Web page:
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Making it with Marc Part 1: The Start of The Sopranos

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The popular HBO series The Sopranos turns 20 years old in just one month! To celebrate this milestone, we’ll be sharing some Sopranos content and a behind the scenes look at the Sopranos Sites Tour throughout the years. Marc Baron, long time Sopranos Sites tour guide, tells us about the start of the iconic series in his first of four blog posts. Read on…

January 10th, 2019 marks the 20th anniversary of the first airing of the HBO hit show, The Sopranos. I cannot believe it’s been that long! I still can vividly recall my first days on the set filming the pilot episode.

Most of my work back then was as a stand-in/double in film and TV. What we primarily do is rehearse for the sake of the crew to set up lighting, plan camera moves, etc. When I first got my SAG card and was longing for on-set experience, I found that this type of work was a great way to get to know and interact with the actors, directors, cinematographers and others who make the project.

Since I had trained as both an actor and director in college, I had a good handle of what was needed on a set and quickly became in demand as a stand-in. I knew the lingo and got along with most people, and my time in the military taught me how to be a team player and deal with the demands of long days. My height, weight and hair coloring matched me to many working actors, so I was often sought out by casting directors.

By time The Sopranos pilot started in 1997, I had racked up 10 days of working on-sets with actors such as Matthew Broderick, Dustin Hoffman, and with directors such as Sidney Lumet. While it could be tiring, working on set was also educational and, at times, just fun! Imagine, kidding around with major stars or getting tips about acting or directing while getting paid!

The Sopranos was no different. I was brought in to stand-in for Michael Imperioli. There had already been a stand-in but for some reason he could not work, and I got the call. It was just a few days. We were shooting in the Vesuvio, the restaurant owned by Arte Bucco (a restaurant called Manolo’s in Jersey City), played by actor John Ventimiglia.

We were filming inside. A simple shot. Michael Imperioli and James Gandolfini simply drove up to the front, entered the restaurant then headed toward the back. We “second team” – that’s what they call stand-ins on set, the stars are “first team” – rehearsed a few times for camera framing. Then the first assistant director asked me to get behind the bar during the shot. The camera was in the back looking forward and they realized there was no bartender. This is something that often happens as a stand-in. They notice they need a body somewhere and have you jump in the background.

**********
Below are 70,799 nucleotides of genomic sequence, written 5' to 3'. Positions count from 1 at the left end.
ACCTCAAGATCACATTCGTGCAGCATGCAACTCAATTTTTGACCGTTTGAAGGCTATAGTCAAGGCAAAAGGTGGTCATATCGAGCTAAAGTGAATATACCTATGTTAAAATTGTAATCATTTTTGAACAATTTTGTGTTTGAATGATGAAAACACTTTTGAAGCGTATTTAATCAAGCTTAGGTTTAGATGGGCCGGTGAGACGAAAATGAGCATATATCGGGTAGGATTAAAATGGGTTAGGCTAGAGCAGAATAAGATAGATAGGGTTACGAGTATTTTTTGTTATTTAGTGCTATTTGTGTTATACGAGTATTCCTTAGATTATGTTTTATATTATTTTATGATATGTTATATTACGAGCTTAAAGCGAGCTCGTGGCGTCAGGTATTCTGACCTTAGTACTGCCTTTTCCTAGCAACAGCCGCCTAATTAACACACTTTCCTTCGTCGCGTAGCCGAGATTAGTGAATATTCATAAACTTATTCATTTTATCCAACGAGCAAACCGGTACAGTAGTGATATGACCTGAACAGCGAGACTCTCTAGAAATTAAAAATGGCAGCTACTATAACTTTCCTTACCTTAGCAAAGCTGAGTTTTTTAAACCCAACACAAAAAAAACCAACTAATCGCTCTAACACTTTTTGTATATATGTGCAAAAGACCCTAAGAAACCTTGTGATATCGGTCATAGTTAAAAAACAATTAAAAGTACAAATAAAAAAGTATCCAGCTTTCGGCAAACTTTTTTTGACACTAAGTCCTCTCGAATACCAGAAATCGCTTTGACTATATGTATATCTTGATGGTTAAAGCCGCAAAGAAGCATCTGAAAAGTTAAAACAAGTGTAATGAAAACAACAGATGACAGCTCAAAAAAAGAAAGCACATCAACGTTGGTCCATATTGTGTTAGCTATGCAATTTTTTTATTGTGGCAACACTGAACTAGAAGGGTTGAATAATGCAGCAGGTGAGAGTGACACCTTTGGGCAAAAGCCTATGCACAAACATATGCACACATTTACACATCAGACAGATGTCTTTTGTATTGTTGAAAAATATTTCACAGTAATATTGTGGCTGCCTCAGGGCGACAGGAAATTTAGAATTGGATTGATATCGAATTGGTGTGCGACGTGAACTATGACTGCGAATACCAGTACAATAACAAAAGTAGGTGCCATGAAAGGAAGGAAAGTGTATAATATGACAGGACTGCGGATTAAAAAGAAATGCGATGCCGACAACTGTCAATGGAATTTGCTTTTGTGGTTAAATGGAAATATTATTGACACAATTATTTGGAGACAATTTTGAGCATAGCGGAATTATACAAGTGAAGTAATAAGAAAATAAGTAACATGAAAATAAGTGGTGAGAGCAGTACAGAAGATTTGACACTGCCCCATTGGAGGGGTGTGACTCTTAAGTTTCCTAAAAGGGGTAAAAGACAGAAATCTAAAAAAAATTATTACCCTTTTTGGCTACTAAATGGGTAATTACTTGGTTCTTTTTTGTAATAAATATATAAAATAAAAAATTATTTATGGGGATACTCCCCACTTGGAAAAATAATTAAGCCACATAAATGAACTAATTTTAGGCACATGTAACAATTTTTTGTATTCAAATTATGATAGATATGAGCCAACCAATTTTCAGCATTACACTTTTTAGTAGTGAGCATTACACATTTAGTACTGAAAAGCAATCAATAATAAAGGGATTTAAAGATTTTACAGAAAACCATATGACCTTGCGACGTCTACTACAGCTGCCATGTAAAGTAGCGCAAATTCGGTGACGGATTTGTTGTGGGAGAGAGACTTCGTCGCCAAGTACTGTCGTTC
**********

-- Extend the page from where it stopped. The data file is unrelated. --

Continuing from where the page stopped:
While they were doing some lighting adjustments, I overheard that the owner of this Spanish restaurant had Cuban cigars for sale. Having met Gandolfini a few times I knew he was a cigar lover and I pointed him over to the owner. A few minutes later Jimmy came back with 10 Cuban and pricey cigars, proudly laying them on the bar in front of me. I examined a few and showed him why two needed to be replaced. Instant friends.

We do one more first team rehearsal and now ready to shoot. Cameras roll. And as they enter, Michael Imperioli tosses a set of car keys at me, asking to watch out for the car in such a way that I would need to answer him. THAT would be an “upgrade” with a contract and much more money. David Chase was directing and after the take started, he needed to do it again and have me not speak. Second take. This time Gandolfini tossed a line to me. No luck. Chase made it clear they didn’t have the budget for an upgrade.  We got the shot but the atmosphere on the set was clear and I was looking forward to more days.

A whole year later, the series got picked up and we shoot the second episode. I am again Michael’s stand-in. We were shooting outside of the Bada Bing (Satin Dolls in Lodi, NJ). I chatted with Michael and others, who were all surprised and happy that this quirky show got picked up. Michael also stated that they were going to try and get me into a role somewhere along the line.

That second episode had me in the background again. I was working as Christopher’s stand-in (Michael Imperioli) for the day, but his scene was finished and the company moved inside, where they filmed one of the most iconic scenes: Tony hitting Georgie the Bartender with the telephone.  The handle of the phone was rubber. It was kind of fun watching how Gandolfini needed to hold the phone – because as he swung the phone it would wobble a little. A few practices and he got it just right. I was asked to go “deep” in the background and sit at the edge of the bar (there were no extras on the set that day). It was so dimly lit that there was no way anyone could identify me. And so it went. A lesson you learn as a stand-in is to “save your face.”

Sometime in the end of the second season (or was it early in the third season) I was then brought back as a stand-in, but this time for Artie Bucco. One day, one shot. Then the work became sporadic. I’d get a day here and a day there. But at this point I had already started as a tour guide on The Sopranos Sites Tour for On Location Tours.

To be continued….

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